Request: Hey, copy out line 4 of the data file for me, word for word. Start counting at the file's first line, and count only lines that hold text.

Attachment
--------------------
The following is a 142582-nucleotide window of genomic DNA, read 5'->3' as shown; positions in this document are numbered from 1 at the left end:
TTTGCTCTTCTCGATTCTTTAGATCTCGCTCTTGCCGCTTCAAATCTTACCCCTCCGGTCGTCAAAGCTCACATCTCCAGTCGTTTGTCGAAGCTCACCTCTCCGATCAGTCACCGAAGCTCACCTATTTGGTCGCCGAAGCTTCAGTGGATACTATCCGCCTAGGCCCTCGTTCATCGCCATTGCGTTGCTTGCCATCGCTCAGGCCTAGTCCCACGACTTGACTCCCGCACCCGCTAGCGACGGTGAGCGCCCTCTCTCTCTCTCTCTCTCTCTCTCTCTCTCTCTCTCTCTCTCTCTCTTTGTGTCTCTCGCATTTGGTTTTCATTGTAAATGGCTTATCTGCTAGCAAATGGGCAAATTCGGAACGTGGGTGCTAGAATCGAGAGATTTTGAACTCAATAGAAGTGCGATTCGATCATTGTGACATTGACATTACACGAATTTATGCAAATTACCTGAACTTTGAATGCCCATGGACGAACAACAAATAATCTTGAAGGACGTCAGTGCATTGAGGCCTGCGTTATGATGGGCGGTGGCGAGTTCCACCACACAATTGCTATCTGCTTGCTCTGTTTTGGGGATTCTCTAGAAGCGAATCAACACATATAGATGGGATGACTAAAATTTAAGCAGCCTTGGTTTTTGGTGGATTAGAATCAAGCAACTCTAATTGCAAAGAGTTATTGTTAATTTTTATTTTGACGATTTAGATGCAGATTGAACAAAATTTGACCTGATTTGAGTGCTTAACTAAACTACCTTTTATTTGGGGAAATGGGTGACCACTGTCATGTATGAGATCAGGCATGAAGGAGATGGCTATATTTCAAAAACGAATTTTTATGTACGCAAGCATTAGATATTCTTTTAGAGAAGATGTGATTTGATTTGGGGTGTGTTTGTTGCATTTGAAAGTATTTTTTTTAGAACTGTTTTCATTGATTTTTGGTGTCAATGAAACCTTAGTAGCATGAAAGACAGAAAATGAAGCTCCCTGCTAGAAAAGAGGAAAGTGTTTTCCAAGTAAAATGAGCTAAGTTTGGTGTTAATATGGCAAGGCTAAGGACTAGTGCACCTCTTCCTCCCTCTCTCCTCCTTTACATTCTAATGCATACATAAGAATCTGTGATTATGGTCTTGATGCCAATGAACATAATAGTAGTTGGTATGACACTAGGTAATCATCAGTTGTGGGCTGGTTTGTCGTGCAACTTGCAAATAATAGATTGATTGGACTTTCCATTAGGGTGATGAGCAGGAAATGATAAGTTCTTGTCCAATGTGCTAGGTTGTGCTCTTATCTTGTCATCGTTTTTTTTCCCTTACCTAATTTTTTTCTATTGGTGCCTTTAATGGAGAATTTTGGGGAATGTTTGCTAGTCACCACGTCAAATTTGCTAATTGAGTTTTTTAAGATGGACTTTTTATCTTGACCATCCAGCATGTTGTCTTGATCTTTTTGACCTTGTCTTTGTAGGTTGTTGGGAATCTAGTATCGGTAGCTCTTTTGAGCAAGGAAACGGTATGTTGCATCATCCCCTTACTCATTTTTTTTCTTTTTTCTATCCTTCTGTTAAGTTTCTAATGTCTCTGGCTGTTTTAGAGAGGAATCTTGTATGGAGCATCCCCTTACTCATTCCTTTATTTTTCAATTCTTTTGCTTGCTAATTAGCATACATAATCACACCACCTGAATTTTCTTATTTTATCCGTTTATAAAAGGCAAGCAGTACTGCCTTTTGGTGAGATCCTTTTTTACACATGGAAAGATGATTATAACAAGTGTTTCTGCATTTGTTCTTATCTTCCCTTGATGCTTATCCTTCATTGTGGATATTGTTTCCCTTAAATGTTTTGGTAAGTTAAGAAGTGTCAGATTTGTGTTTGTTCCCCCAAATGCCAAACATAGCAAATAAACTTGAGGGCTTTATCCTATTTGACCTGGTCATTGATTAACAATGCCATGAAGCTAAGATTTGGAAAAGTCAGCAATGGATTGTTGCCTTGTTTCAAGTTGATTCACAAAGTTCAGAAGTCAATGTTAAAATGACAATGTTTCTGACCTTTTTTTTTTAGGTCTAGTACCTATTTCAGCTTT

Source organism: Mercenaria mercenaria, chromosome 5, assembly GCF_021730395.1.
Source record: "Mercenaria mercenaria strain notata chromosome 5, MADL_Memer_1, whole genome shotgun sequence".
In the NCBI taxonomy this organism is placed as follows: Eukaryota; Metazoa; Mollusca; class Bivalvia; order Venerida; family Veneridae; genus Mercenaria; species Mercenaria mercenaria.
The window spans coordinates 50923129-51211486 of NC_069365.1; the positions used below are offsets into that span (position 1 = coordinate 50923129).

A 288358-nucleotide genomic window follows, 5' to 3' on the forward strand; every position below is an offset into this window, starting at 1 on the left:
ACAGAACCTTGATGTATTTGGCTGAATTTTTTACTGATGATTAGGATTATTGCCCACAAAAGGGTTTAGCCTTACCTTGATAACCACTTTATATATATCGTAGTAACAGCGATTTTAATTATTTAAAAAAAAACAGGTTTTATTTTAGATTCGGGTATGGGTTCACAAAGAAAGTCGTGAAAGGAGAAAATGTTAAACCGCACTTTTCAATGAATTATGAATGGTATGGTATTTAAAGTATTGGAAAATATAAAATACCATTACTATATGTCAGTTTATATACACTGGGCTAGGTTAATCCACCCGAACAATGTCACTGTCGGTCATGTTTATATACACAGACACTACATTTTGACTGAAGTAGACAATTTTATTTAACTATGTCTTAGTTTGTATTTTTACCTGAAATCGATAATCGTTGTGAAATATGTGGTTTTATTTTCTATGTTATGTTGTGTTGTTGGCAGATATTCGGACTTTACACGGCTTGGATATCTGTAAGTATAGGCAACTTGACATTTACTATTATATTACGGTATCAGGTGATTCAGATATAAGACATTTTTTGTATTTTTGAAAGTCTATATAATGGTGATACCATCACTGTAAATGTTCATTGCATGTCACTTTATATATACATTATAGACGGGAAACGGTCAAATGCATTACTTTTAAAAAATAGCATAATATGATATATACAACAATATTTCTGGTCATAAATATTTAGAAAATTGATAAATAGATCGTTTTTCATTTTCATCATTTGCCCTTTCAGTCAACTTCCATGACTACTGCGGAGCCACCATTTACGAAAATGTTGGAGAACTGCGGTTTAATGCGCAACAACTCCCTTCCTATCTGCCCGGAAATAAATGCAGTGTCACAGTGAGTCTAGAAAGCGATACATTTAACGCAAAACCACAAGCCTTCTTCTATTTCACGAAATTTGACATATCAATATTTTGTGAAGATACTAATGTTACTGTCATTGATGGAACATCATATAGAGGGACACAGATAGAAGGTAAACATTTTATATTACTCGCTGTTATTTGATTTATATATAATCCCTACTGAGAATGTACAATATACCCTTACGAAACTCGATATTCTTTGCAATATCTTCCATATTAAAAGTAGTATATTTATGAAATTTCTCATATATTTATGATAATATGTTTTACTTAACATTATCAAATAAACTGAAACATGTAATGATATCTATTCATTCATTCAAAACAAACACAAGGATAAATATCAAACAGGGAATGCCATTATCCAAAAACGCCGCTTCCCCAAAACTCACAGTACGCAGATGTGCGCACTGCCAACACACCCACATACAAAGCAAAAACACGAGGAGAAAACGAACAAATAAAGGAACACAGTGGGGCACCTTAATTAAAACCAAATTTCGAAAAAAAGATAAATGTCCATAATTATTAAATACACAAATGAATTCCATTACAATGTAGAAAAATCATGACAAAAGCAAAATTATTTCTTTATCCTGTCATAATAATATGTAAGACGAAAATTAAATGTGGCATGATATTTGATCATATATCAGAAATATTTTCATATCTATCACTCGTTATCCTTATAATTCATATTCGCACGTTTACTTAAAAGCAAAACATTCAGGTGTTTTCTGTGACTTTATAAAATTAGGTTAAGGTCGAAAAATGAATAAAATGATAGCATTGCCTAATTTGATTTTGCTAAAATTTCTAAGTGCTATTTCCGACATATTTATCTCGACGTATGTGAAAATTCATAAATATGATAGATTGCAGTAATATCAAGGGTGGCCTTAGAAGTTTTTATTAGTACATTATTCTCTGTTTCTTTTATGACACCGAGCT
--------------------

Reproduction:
Source record: "Mercenaria mercenaria strain notata chromosome 5, MADL_Memer_1, whole genome shotgun sequence".